Last week the CJ had an article, reprinted from a Connecticut subsidiary I believe, about elaborate libraries in domestic residences. It was an intriguing article, especially for the middle of week in the Louisville Features section. There was a pulled quote about how in an age of media rooms, how rare it is to find a display of books and how, the woman quoted, in the absence thereof, one questions whether one wants these people to be one's friends.
Do I concur with the statement?

Wednesday, June 15, 2005

Dreading To Cross-Post

Along with my mates I recently read and finally completed Collapse by Jared Diamond: provactive, bold and flawed - still worth the effort for most intrgued by the sliding scale of viable sustainment on this fragile rock.

Sunday, June 12, 2005

Yurodivy (Suttree to Singer in a week)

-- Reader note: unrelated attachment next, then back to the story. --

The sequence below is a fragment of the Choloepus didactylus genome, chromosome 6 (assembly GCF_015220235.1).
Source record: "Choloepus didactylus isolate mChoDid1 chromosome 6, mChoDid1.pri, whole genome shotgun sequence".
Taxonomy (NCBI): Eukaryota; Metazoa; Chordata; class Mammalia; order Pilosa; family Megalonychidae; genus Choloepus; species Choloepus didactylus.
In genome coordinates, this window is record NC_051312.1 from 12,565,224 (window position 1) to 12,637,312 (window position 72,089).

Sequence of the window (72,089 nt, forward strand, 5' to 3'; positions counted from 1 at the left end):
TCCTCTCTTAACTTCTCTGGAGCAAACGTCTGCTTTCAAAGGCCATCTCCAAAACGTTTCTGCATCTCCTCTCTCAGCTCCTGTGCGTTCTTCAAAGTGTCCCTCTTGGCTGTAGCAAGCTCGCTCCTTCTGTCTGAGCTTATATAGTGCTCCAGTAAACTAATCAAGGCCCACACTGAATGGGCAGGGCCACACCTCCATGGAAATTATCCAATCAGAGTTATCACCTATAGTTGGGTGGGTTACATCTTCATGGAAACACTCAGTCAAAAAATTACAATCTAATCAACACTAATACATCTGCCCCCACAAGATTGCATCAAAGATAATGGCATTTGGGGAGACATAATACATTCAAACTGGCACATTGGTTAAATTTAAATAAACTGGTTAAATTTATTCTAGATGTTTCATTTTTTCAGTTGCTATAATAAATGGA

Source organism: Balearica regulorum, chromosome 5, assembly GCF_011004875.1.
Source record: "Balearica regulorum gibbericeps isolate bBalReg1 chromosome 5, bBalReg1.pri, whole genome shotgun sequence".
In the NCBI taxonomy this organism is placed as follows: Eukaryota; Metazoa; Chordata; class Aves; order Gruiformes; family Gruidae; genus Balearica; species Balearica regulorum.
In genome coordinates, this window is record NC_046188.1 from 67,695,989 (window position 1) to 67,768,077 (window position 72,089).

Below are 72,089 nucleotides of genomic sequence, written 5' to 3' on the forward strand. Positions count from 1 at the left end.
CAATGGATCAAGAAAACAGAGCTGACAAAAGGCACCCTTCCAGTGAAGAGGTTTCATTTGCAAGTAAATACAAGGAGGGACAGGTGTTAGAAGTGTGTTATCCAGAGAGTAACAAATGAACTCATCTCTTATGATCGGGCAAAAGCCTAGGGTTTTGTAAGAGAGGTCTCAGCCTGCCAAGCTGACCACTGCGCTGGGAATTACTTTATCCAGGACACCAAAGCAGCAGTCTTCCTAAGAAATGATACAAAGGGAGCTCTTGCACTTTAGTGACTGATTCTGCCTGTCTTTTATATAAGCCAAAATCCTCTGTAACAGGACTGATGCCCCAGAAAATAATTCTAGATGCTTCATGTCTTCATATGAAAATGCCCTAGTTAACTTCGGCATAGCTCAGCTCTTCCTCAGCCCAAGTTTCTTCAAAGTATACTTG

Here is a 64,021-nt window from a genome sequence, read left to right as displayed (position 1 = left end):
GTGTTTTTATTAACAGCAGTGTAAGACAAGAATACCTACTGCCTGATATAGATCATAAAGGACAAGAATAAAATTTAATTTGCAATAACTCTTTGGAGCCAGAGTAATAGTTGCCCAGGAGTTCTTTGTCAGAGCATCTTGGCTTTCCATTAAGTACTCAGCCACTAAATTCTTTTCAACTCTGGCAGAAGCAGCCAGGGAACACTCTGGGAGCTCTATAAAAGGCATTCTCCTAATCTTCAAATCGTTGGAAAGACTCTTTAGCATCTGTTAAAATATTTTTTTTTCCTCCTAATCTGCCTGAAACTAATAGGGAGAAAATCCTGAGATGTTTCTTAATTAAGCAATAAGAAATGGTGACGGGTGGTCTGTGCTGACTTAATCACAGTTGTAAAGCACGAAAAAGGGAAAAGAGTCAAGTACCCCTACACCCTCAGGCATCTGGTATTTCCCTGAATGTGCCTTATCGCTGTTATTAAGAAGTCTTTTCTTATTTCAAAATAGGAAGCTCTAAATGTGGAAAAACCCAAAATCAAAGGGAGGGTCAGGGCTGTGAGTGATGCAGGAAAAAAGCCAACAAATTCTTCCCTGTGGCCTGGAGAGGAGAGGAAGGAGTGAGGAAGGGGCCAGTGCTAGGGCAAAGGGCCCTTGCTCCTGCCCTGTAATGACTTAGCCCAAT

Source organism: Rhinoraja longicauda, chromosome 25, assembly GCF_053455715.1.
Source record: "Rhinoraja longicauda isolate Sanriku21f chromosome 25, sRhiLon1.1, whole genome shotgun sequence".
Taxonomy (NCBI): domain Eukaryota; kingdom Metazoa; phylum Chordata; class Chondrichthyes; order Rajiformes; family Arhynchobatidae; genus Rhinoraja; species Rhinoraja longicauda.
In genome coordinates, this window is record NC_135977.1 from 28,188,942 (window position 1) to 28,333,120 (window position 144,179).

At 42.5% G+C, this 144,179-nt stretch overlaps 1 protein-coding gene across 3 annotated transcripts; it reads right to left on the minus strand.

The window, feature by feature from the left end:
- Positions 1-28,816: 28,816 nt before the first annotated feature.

The above term refers to a Russian tradition of the holy fool who speaks of conscience and clemency against tyranny. This figure is featured as a foil of sort in many aspects of Russian History generally but specifically in the accounts surrounding Boris Godunov, both the play by Pushkin and the Opera by Mussorgsky. There is evidence of a similar sensation gracing the riverbanks in Cormac McCarthy's Suttree. It isn't Cornelius Suttree himself that waxes in praise of folly, rather, a protean band of the dispossessed that haunts the shadows, evoking redemption and inverting the relative gospel of Horatio Alger. These characters are invisible people, like the "invisible" inhabitants of Carson McCullers' netherworld. These are miserable souls who eke out livings and suffer along the societal and geographical margins. Acting as a hub to this slipstream of human detritus is Sutree, the embattled observer. It is only within his dreams that Suttree confronts the reasons he abandoned his family and moved to a house boat on the banks of the Tennessee. These references are oblique at best but display a festering intimacy with this troubled soul. An element of comic torque is provided via the character of Gene Harrogate, a backwoods dreamer whose sexual predilection for watermelons engenders a bizarre spiral of encounters with Suttree. There isn't much per denouement in the novel, nor shimmering crescendos. There is an exhaustion of the body organic and shift in policy - the novel ends with the construction of the interstate and the demolition of the riverbank shanties, not echoing the perverse vanity of Robert Mugabe by any means.